Pattern: Execute projects to develop and improve products
Foundation Pattern: Use projects and milestones to drive product development
The most effective way to develop a new product or make a significant improvement to an existing product is to plan and execute a project. This project needs to have:
- An end objective. What is the project seeking to achieve?
- Optionally, phases. A large project can be divided into a few defined phases. This is helpful to increase clarity and focus.
- Milestones. Milestones are clear, agreed and significant points within a phase
To use a mountaineering analogy, in climbing a large mountain there are natural places to rest and regroup, known as camps. These are analogous to project phases.
Within each phase are a few noteworthy points — reaching these is a significant achievement and a natural place to re-evaluate the route chosen for the ascent.
The image on the left shows the final route of the Mt Everest ascent (the final phase of the project in our analogy). The marked points such as The South Col, The Balcony etc equate to milestones. These are significant points in the project. You may not know exactly how to get to these milestones, but you know when you’ve reached one!
Note that this is not a perfect analogy, whereas a climbing route can be marked out with some precision, in a complex environment the route will not be known in advance
Considerations / Objections
A project based approach is not compatible with Agile principles
Wheras the language I have used in describing this pattern does draw on traditional project management language, this is purely because this language has proved to be the most effective way of describing the concepts. The project should in fact be executed in an agile way. Whereas the project objective should be held tightly, the route to that objective should be held somewhat lightly. The business outcome therefore over-rides any plans made. The plan is altered with discoveries made. Phases generally remain stable but can change if a discovery is significant enough. Milestones change as required. And the route between milestones is not planned in great detail at all, rather the team collaboratively journey towards a milestone.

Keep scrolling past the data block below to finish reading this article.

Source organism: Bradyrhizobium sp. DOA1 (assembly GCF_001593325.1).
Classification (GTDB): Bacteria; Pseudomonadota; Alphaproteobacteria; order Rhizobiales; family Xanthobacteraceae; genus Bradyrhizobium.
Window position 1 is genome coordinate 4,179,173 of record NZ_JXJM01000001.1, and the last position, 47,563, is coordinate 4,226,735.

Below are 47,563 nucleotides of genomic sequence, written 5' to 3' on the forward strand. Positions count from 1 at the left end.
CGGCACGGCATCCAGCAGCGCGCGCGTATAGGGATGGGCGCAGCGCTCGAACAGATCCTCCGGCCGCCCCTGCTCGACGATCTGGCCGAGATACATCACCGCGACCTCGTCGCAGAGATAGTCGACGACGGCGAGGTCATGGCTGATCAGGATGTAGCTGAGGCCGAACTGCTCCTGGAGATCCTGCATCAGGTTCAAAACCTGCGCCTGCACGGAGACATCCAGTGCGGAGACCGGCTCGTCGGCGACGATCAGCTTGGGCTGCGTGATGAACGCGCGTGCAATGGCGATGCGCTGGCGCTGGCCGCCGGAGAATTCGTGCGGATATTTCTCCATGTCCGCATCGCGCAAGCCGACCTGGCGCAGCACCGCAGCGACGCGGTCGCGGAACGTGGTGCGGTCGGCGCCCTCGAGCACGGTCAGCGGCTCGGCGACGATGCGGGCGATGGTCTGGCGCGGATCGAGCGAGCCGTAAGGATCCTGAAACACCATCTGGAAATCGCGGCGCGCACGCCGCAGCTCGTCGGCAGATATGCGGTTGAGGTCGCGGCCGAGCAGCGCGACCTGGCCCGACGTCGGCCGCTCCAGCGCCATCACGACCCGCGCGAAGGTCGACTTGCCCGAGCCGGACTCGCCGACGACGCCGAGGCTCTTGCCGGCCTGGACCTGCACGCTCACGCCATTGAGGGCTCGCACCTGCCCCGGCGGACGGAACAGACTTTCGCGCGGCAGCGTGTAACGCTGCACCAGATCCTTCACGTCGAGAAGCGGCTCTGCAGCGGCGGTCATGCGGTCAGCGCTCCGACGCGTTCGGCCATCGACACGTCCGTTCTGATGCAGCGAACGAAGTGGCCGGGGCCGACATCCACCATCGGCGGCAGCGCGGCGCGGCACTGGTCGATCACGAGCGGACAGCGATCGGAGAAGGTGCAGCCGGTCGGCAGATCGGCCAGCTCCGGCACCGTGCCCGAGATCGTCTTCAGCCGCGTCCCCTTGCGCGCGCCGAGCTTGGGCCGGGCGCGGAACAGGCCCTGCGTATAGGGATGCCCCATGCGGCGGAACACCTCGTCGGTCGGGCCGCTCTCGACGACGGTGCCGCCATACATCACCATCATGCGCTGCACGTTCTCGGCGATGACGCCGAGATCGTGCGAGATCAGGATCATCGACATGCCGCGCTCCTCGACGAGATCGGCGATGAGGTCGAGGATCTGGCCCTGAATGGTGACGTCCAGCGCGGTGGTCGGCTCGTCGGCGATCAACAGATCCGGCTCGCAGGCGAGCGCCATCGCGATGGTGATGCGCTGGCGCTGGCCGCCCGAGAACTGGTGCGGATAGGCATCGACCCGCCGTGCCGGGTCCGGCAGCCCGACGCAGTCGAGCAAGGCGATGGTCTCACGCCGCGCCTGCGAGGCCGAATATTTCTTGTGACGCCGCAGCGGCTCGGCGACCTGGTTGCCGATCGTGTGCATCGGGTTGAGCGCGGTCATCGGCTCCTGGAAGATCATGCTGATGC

Products, not projects
“Products over projects” is a catch-phrase traditionally associated with the Agile body of knowledge. See for example Martin Fowler’s blog Products over Products. The confusion arises in the definition of ‘project’. I agree with pretty much all the views Martin expresses in his blog - I am simply using the word “project” in its true sense. That is, as per the PMI definition: “[A project] is a temporary endeavor undertaken to create a unique product, service or result.” The approaches traditionally associated with projects, such as a centralized funding model, short lived teams and so on I agree are anti-patterns. For more on stable teams refer to the pattern One Product, One Team. If you dis-regard traditional Project Management baggage the core concept of a project is extremely helpful to product development.
Our product is stable and we are not making significant improvements to it
There are many reasons a product enters a stage of stability, where no significant new features are added or improvements made. This can be because the product has reached a point of maturity and / or because improvements to the product are not a priority for the business.
In this case there is no need to execute any projects — as the product status quo is sufficient. Note that this is not to say that no changes at all will be made to the product, rather that changes made are generally to preserve and enhance operational stability rather than to improve the user experience in terms of functionality.